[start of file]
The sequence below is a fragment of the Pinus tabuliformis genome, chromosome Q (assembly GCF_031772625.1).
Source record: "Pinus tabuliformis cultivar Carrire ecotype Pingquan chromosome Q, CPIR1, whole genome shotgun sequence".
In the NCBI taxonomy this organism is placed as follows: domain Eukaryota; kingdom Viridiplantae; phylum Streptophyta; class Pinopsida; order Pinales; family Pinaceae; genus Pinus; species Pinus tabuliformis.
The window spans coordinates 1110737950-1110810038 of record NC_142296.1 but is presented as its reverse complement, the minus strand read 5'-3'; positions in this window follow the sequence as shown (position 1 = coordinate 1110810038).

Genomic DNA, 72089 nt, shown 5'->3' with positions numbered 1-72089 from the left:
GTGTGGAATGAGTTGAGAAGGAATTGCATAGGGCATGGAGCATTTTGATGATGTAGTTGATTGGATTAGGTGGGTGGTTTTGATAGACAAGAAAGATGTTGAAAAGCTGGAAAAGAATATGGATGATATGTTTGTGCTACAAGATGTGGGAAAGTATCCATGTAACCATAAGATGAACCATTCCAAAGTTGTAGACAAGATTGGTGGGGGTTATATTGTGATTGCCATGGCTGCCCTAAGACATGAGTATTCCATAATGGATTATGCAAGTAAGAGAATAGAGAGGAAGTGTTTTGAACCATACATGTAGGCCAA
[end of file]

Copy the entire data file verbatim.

The sequence below is a fragment of the Pinus tabuliformis genome, chromosome Q (assembly GCF_031772625.1).
Source record: "Pinus tabuliformis cultivar Carrire ecotype Pingquan chromosome Q, CPIR1, whole genome shotgun sequence".
In the NCBI taxonomy this organism is placed as follows: domain Eukaryota; kingdom Viridiplantae; phylum Streptophyta; class Pinopsida; order Pinales; family Pinaceae; genus Pinus; species Pinus tabuliformis.
The window spans coordinates 1110737950-1110810038 of record NC_142296.1 but is presented as its reverse complement, the minus strand read 5'-3'; positions in this window follow the sequence as shown (position 1 = coordinate 1110810038).

Genomic DNA, 72089 nt, shown 5'->3' with positions numbered 1-72089 from the left:
GTGTGGAATGAGTTGAGAAGGAATTGCATAGGGCATGGAGCATTTTGATGATGTAGTTGATTGGATTAGGTGGGTGGTTTTGATAGACAAGAAAGATGTTGAAAAGCTGGAAAAGAATATGGATGATATGTTTGTGCTACAAGATGTGGGAAAGTATCCATGTAACCATAAGATGAACCATTCCAAAGTTGTAGACAAGATTGGTGGGGGTTATATTGTGATTGCCATGGCTGCCCTAAGACATGAGTATTCCATAATGGATTATGCAAGTAAGAGAATAGAGAGGAAGTGTTTTGAACCATACATGTAGGCCAA